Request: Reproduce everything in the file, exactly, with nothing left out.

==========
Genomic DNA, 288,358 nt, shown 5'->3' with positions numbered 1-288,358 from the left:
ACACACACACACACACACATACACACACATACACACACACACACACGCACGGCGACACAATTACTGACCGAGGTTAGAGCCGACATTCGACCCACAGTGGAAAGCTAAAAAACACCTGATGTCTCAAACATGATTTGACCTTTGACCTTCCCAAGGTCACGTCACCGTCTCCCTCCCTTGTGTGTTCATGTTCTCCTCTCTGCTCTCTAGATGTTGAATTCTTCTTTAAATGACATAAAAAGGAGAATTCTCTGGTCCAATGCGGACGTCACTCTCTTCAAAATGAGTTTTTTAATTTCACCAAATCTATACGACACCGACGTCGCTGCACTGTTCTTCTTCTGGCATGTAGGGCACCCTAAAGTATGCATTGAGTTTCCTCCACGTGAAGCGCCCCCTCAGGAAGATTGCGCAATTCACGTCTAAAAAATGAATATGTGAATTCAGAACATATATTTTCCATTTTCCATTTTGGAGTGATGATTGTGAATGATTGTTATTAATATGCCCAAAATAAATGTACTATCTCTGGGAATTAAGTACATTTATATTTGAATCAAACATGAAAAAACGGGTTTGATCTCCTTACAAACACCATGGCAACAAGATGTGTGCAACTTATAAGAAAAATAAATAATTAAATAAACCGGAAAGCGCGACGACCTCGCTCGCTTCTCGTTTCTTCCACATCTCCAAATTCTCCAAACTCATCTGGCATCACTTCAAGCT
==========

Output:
Genomic DNA, 288,358 nt, shown 5'->3' with positions numbered 1-288,358 from the left:
ACACACACACACACACACATACACACACATACACACACACACACACGCACGGCGACACAATTACTGACCGAGGTTAGAGCCGACATTCGACCCACAGTGGAAAGCTAAAAAACACCTGATGTCTCAAACATGATTTGACCTTTGACCTTCCCAAGGTCACGTCACCGTCTCCCTCCCTTGTGTGTTCATGTTCTCCTCTCTGCTCTCTAGATGTTGAATTCTTCTTTAAATGACATAAAAAGGAGAATTCTCTGGTCCAATGCGGACGTCACTCTCTTCAAAATGAGTTTTTTAATTTCACCAAATCTATACGACACCGACGTCGCTGCACTGTTCTTCTTCTGGCATGTAGGGCACCCTAAAGTATGCATTGAGTTTCCTCCACGTGAAGCGCCCCCTCAGGAAGATTGCGCAATTCACGTCTAAAAAATGAATATGTGAATTCAGAACATATATTTTCCATTTTCCATTTTGGAGTGATGATTGTGAATGATTGTTATTAATATGCCCAAAATAAATGTACTATCTCTGGGAATTAAGTACATTTATATTTGAATCAAACATGAAAAAACGGGTTTGATCTCCTTACAAACACCATGGCAACAAGATGTGTGCAACTTATAAGAAAAATAAATAATTAAATAAACCGGAAAGCGCGACGACCTCGCTCGCTTCTCGTTTCTTCCACATCTCCAAATTCTCCAAACTCATCTGGCATCACTTCAAGCT